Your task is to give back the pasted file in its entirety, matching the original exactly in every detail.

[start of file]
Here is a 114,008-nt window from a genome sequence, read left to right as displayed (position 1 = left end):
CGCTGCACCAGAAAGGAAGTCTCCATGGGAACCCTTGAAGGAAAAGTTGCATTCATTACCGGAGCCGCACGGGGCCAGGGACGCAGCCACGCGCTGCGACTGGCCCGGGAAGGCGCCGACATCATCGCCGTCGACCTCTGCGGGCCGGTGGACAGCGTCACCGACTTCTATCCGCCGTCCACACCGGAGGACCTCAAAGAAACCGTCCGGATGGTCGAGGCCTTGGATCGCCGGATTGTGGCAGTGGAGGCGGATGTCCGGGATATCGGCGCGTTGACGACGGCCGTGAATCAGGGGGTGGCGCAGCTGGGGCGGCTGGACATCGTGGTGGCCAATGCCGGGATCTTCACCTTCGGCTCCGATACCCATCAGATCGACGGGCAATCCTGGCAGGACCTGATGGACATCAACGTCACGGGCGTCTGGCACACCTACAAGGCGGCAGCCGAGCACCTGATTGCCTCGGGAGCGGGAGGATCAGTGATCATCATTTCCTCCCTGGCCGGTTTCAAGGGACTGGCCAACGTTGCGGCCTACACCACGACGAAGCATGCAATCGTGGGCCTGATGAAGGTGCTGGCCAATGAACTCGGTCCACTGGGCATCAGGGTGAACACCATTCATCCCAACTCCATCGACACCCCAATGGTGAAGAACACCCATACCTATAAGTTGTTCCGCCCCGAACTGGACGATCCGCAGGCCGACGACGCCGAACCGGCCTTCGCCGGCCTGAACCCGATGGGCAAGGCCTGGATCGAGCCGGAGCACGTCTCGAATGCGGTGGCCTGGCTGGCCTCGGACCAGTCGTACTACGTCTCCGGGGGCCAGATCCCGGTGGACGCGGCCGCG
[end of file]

Here is a 114,008-nt window from a genome sequence, read left to right as displayed (position 1 = left end):
CGCTGCACCAGAAAGGAAGTCTCCATGGGAACCCTTGAAGGAAAAGTTGCATTCATTACCGGAGCCGCACGGGGCCAGGGACGCAGCCACGCGCTGCGACTGGCCCGGGAAGGCGCCGACATCATCGCCGTCGACCTCTGCGGGCCGGTGGACAGCGTCACCGACTTCTATCCGCCGTCCACACCGGAGGACCTCAAAGAAACCGTCCGGATGGTCGAGGCCTTGGATCGCCGGATTGTGGCAGTGGAGGCGGATGTCCGGGATATCGGCGCGTTGACGACGGCCGTGAATCAGGGGGTGGCGCAGCTGGGGCGGCTGGACATCGTGGTGGCCAATGCCGGGATCTTCACCTTCGGCTCCGATACCCATCAGATCGACGGGCAATCCTGGCAGGACCTGATGGACATCAACGTCACGGGCGTCTGGCACACCTACAAGGCGGCAGCCGAGCACCTGATTGCCTCGGGAGCGGGAGGATCAGTGATCATCATTTCCTCCCTGGCCGGTTTCAAGGGACTGGCCAACGTTGCGGCCTACACCACGACGAAGCATGCAATCGTGGGCCTGATGAAGGTGCTGGCCAATGAACTCGGTCCACTGGGCATCAGGGTGAACACCATTCATCCCAACTCCATCGACACCCCAATGGTGAAGAACACCCATACCTATAAGTTGTTCCGCCCCGAACTGGACGATCCGCAGGCCGACGACGCCGAACCGGCCTTCGCCGGCCTGAACCCGATGGGCAAGGCCTGGATCGAGCCGGAGCACGTCTCGAATGCGGTGGCCTGGCTGGCCTCGGACCAGTCGTACTACGTCTCCGGGGGCCAGATCCCGGTGGACGCGGCCGCG